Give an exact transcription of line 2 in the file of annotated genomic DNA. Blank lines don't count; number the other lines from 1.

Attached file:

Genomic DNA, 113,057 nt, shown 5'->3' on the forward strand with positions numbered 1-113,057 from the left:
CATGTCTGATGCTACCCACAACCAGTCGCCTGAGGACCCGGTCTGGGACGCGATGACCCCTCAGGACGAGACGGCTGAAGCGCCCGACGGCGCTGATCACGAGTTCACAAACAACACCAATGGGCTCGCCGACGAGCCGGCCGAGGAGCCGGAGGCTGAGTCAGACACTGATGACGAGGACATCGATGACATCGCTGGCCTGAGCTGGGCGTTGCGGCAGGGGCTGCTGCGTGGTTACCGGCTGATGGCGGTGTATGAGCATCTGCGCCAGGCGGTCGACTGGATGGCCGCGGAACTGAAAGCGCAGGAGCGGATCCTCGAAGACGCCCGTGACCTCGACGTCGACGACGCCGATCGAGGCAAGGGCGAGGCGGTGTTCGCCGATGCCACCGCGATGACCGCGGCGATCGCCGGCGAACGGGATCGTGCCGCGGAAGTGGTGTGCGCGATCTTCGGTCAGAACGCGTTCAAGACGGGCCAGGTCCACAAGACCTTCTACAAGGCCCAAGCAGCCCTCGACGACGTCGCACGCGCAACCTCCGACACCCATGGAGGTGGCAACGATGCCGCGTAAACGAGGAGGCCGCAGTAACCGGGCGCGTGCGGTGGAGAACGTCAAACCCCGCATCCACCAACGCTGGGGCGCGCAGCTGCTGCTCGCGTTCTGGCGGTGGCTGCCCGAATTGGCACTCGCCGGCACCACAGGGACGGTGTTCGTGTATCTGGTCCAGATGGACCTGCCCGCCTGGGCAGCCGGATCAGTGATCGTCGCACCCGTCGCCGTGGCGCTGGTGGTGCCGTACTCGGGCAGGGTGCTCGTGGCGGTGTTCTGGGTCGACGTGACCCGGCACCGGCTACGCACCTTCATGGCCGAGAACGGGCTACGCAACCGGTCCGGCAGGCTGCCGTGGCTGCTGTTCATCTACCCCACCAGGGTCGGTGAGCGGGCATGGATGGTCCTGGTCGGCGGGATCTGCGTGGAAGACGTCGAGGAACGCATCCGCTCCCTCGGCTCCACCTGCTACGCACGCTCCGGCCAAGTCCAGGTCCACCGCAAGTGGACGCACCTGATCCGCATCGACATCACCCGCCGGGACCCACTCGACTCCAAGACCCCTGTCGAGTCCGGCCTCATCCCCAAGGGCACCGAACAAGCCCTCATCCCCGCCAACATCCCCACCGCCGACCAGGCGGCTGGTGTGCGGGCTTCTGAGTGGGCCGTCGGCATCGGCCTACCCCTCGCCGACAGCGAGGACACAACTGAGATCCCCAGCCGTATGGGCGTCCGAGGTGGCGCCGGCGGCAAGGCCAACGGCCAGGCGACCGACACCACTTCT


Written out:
CATGTCTGATGCTACCCACAACCAGTCGCCTGAGGACCCGGTCTGGGACGCGATGACCCCTCAGGACGAGACGGCTGAAGCGCCCGACGGCGCTGATCACGAGTTCACAAACAACACCAATGGGCTCGCCGACGAGCCGGCCGAGGAGCCGGAGGCTGAGTCAGACACTGATGACGAGGACATCGATGACATCGCTGGCCTGAGCTGGGCGTTGCGGCAGGGGCTGCTGCGTGGTTACCGGCTGATGGCGGTGTATGAGCATCTGCGCCAGGCGGTCGACTGGATGGCCGCGGAACTGAAAGCGCAGGAGCGGATCCTCGAAGACGCCCGTGACCTCGACGTCGACGACGCCGATCGAGGCAAGGGCGAGGCGGTGTTCGCCGATGCCACCGCGATGACCGCGGCGATCGCCGGCGAACGGGATCGTGCCGCGGAAGTGGTGTGCGCGATCTTCGGTCAGAACGCGTTCAAGACGGGCCAGGTCCACAAGACCTTCTACAAGGCCCAAGCAGCCCTCGACGACGTCGCACGCGCAACCTCCGACACCCATGGAGGTGGCAACGATGCCGCGTAAACGAGGAGGCCGCAGTAACCGGGCGCGTGCGGTGGAGAACGTCAAACCCCGCATCCACCAACGCTGGGGCGCGCAGCTGCTGCTCGCGTTCTGGCGGTGGCTGCCCGAATTGGCACTCGCCGGCACCACAGGGACGGTGTTCGTGTATCTGGTCCAGATGGACCTGCCCGCCTGGGCAGCCGGATCAGTGATCGTCGCACCCGTCGCCGTGGCGCTGGTGGTGCCGTACTCGGGCAGGGTGCTCGTGGCGGTGTTCTGGGTCGACGTGACCCGGCACCGGCTACGCACCTTCATGGCCGAGAACGGGCTACGCAACCGGTCCGGCAGGCTGCCGTGGCTGCTGTTCATCTACCCCACCAGGGTCGGTGAGCGGGCATGGATGGTCCTGGTCGGCGGGATCTGCGTGGAAGACGTCGAGGAACGCATCCGCTCCCTCGGCTCCACCTGCTACGCACGCTCCGGCCAAGTCCAGGTCCACCGCAAGTGGACGCACCTGATCCGCATCGACATCACCCGCCGGGACCCACTCGACTCCAAGACCCCTGTCGAGTCCGGCCTCATCCCCAAGGGCACCGAACAAGCCCTCATCCCCGCCAACATCCCCACCGCCGACCAGGCGGCTGGTGTGCGGGCTTCTGAGTGGGCCGTCGGCATCGGCCTACCCCTCGCCGACAGCGAGGACACAACTGAGATCCCCAGCCGTATGGGCGTCCGAGGTGGCGCCGGCGGCAAGGCCAACGGCCAGGCGACCGACACCACTTCT